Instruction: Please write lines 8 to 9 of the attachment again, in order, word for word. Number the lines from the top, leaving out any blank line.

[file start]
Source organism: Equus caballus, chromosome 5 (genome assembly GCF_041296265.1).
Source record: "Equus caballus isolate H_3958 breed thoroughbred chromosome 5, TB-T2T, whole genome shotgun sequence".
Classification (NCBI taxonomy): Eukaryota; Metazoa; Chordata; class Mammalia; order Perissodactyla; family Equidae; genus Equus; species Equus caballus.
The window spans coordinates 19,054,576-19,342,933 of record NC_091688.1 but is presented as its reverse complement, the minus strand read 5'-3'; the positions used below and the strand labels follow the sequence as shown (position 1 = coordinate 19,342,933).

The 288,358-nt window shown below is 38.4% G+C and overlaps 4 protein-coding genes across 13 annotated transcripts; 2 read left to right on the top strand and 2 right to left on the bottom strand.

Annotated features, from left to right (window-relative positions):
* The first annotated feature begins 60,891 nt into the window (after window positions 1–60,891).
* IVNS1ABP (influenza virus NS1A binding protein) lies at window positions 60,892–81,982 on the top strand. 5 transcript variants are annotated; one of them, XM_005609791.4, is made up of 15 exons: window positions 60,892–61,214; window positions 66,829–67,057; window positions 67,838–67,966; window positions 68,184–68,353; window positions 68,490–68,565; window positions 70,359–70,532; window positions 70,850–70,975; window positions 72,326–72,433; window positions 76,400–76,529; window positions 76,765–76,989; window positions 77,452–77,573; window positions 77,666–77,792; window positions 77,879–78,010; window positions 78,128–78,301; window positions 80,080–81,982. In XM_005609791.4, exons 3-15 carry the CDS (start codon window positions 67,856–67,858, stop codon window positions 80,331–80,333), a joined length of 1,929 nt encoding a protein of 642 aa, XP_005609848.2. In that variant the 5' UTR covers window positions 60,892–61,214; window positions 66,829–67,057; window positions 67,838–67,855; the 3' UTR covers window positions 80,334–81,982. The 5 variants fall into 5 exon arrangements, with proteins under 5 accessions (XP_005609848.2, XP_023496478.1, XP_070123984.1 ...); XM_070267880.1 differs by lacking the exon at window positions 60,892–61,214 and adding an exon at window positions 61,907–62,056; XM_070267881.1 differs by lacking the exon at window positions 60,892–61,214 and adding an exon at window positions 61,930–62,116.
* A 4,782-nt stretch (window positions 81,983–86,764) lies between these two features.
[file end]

* IVNS1ABP (influenza virus NS1A binding protein) lies at window positions 60,892–81,982 on the top strand. 5 transcript variants are annotated; one of them, XM_005609791.4, is made up of 15 exons: window positions 60,892–61,214; window positions 66,829–67,057; window positions 67,838–67,966; window positions 68,184–68,353; window positions 68,490–68,565; window positions 70,359–70,532; window positions 70,850–70,975; window positions 72,326–72,433; window positions 76,400–76,529; window positions 76,765–76,989; window positions 77,452–77,573; window positions 77,666–77,792; window positions 77,879–78,010; window positions 78,128–78,301; window positions 80,080–81,982. In XM_005609791.4, exons 3-15 carry the CDS (start codon window positions 67,856–67,858, stop codon window positions 80,331–80,333), a joined length of 1,929 nt encoding a protein of 642 aa, XP_005609848.2. In that variant the 5' UTR covers window positions 60,892–61,214; window positions 66,829–67,057; window positions 67,838–67,855; the 3' UTR covers window positions 80,334–81,982. The 5 variants fall into 5 exon arrangements, with proteins under 5 accessions (XP_005609848.2, XP_023496478.1, XP_070123984.1 ...); XM_070267880.1 differs by lacking the exon at window positions 60,892–61,214 and adding an exon at window positions 61,907–62,056; XM_070267881.1 differs by lacking the exon at window positions 60,892–61,214 and adding an exon at window positions 61,930–62,116.
* A 4,782-nt stretch (window positions 81,983–86,764) lies between these two features.